Where’s summer? We’ve got the flowers, and that’s a start!
June 11, 2011
It’s cool (cold?) and rainy here in upstate NY. We’ve had a few teaser hot days, but not lately. As the school year winds down, I am taking a great deal of pleasure in looking over the flowers of summer that were drawn by third graders during my time with them making Spinning Books which feature the parts of plants on one side of the page, and the explanation of the function of that plant part on the backside of the page.
I offered fairly opened-ended suggestions on how to draw flowers. I demonstrated flowers with four-and-five petals, with more than five petals, umbel-type flowers (flower cluster resemble umbellas), and racemes (flowers on spike), I told them that there are so many types of flowers in the world whatever choices they made in terms of shapes and colors, that there is likely a flower somewhere that would match their creation.
The students began their drawings on cover-weight white paper which had two 4” squares and one 4″ x 2.5″ rectangle printed on the paper. This helped students make their drawings as big as they needed to be.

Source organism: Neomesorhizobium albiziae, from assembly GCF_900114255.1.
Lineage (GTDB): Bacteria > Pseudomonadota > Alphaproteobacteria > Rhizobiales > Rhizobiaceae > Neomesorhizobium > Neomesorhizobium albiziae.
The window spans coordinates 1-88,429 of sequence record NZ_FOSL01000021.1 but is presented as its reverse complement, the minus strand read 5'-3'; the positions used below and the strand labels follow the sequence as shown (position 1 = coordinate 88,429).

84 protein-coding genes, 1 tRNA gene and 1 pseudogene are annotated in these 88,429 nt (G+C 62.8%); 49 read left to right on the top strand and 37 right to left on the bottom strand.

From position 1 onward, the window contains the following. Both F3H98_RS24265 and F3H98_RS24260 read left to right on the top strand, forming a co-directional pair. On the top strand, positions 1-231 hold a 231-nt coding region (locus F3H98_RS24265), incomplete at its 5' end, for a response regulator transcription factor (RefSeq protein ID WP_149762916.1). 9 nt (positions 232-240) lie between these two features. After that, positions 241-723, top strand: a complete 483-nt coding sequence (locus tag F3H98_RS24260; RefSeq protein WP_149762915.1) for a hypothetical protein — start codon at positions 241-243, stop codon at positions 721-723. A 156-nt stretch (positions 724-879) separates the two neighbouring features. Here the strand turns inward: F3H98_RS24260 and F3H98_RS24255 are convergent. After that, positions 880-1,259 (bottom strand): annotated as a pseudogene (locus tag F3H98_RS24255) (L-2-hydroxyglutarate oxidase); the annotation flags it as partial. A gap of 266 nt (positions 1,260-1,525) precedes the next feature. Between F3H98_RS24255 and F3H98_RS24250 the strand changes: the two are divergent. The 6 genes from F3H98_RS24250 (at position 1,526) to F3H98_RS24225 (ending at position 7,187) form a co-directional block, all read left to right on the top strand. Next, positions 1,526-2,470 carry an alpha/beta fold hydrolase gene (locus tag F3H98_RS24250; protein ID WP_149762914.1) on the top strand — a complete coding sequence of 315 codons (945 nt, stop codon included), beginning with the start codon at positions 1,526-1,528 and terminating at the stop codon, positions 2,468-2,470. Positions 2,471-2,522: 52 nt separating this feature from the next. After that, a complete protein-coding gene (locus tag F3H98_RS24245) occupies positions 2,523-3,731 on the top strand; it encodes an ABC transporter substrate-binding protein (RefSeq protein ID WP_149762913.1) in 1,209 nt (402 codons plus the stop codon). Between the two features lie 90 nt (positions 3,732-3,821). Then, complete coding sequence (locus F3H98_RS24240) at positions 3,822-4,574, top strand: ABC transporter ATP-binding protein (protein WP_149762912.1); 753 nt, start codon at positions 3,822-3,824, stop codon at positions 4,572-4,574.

It was interesting to see that many children drew pictures that matched the clothing that they were wearing.
After the drawings were done, the students cut them out, leaving a border of white paper around the edges of the drawings. This helps the drawings stand out better than if they were cut right on the black line (which is first done is pencil, then traced over with a thin black marker).
I have to say that this project was a complete pleasure to do with these third graders. Their ample skills, enthusiasm and creativity were well showcased.
I was particularly blown away by noticing the wide range of expression. While some drawings were lovely in a classically recognizable way…
…the work of other students looked like cutting edge modern art. Notice how the stamens of this flower look like dancers in a fiery field!
And this young man was excited to draw the Texas Bluebonnet as it appeared to him. He sounded completely captivated as he explained to me how the parts of this flower blended to appear to be a dense cluster of blue.
Watching these students draw is the best part of what I do. And it helps me bear waiting for this summer to come.
Again, here is the link to the first post I wrote on these Spinning Books: take a look if you would like to get a better idea of the finished product.